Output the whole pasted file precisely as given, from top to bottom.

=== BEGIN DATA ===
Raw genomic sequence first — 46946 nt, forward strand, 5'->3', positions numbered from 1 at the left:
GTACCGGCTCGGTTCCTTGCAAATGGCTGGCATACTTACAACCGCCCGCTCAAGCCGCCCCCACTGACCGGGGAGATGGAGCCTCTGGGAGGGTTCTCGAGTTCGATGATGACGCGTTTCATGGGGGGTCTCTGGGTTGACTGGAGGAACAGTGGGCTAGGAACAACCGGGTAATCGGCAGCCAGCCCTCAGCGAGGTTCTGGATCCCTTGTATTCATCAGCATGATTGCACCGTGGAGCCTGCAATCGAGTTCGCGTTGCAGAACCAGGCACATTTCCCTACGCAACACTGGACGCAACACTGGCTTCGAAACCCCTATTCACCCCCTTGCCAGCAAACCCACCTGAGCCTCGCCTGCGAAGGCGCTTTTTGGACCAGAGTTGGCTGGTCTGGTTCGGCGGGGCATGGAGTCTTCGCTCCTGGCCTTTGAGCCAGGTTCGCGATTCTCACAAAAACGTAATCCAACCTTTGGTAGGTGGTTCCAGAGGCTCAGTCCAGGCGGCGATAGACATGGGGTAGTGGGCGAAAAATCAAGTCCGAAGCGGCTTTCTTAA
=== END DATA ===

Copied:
Raw genomic sequence first — 46946 nt, forward strand, 5'->3', positions numbered from 1 at the left:
GTACCGGCTCGGTTCCTTGCAAATGGCTGGCATACTTACAACCGCCCGCTCAAGCCGCCCCCACTGACCGGGGAGATGGAGCCTCTGGGAGGGTTCTCGAGTTCGATGATGACGCGTTTCATGGGGGGTCTCTGGGTTGACTGGAGGAACAGTGGGCTAGGAACAACCGGGTAATCGGCAGCCAGCCCTCAGCGAGGTTCTGGATCCCTTGTATTCATCAGCATGATTGCACCGTGGAGCCTGCAATCGAGTTCGCGTTGCAGAACCAGGCACATTTCCCTACGCAACACTGGACGCAACACTGGCTTCGAAACCCCTATTCACCCCCTTGCCAGCAAACCCACCTGAGCCTCGCCTGCGAAGGCGCTTTTTGGACCAGAGTTGGCTGGTCTGGTTCGGCGGGGCATGGAGTCTTCGCTCCTGGCCTTTGAGCCAGGTTCGCGATTCTCACAAAAACGTAATCCAACCTTTGGTAGGTGGTTCCAGAGGCTCAGTCCAGGCGGCGATAGACATGGGGTAGTGGGCGAAAAATCAAGTCCGAAGCGGCTTTCTTAA